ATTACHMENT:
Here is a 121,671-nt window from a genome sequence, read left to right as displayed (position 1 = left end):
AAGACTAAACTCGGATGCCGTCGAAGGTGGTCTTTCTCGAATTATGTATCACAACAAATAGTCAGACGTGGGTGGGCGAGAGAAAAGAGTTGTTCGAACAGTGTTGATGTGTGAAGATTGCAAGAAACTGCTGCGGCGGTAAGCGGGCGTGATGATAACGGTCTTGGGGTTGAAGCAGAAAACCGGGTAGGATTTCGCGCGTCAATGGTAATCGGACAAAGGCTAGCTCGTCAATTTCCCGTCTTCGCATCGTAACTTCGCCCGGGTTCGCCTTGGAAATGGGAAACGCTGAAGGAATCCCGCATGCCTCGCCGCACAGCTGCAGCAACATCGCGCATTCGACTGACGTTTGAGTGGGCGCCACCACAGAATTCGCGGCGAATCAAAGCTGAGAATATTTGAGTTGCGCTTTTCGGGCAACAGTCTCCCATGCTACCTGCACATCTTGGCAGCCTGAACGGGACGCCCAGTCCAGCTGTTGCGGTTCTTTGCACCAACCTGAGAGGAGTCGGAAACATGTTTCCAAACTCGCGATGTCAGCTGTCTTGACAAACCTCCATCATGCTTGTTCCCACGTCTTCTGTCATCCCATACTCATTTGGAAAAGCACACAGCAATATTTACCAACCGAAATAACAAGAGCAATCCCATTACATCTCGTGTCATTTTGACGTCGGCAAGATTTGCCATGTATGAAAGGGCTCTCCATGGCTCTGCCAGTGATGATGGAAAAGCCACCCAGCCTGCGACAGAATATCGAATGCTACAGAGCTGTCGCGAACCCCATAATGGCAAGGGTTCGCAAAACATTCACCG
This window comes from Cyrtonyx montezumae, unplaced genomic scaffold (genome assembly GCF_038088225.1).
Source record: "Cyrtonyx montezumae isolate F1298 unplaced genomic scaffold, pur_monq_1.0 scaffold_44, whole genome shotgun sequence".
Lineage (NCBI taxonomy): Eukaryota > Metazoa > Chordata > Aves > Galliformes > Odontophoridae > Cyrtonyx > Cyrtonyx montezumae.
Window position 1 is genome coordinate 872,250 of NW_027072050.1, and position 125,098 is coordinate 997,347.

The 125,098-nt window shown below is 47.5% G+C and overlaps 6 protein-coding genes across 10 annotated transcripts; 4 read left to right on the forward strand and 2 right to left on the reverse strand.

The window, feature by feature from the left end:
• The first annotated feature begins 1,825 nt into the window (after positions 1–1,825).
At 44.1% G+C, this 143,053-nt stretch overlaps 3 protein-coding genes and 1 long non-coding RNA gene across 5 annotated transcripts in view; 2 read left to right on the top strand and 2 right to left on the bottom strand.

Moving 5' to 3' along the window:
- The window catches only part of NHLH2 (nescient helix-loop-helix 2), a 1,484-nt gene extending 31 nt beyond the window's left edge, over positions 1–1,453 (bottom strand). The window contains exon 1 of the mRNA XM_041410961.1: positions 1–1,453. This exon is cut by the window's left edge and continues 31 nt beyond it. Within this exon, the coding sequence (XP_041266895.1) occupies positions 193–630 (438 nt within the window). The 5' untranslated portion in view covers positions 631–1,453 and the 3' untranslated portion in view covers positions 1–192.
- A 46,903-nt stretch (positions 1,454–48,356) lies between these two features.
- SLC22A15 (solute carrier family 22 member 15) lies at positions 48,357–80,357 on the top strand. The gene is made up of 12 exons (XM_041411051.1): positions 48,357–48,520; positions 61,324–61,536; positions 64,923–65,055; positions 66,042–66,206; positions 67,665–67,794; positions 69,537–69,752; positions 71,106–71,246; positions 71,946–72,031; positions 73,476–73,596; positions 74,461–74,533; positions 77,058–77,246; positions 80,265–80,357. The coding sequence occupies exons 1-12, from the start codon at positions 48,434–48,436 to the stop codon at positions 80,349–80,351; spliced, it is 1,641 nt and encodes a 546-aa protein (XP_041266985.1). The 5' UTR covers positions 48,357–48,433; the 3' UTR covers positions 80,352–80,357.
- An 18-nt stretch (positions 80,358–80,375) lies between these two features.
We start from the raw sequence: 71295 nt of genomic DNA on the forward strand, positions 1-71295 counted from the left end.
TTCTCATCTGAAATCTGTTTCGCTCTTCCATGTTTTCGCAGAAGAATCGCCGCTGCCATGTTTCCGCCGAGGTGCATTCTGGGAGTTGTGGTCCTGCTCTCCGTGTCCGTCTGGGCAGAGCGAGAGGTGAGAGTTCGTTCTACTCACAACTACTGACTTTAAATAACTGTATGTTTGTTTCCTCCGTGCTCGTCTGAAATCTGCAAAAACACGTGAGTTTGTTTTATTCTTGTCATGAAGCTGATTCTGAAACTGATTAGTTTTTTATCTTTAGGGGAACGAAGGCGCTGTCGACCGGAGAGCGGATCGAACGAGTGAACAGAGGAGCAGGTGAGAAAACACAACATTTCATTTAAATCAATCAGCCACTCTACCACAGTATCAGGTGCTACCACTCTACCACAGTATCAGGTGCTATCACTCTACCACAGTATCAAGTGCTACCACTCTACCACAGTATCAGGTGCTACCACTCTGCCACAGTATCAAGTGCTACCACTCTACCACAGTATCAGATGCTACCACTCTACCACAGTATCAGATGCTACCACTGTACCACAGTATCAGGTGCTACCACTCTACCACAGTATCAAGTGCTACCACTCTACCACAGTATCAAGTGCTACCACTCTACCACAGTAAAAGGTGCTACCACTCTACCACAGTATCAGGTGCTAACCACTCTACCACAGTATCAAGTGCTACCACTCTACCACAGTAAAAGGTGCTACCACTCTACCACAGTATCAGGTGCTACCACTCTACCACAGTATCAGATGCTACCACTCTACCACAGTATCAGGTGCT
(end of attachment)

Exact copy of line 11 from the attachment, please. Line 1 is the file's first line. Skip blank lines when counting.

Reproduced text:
Moving 5' to 3' along the window: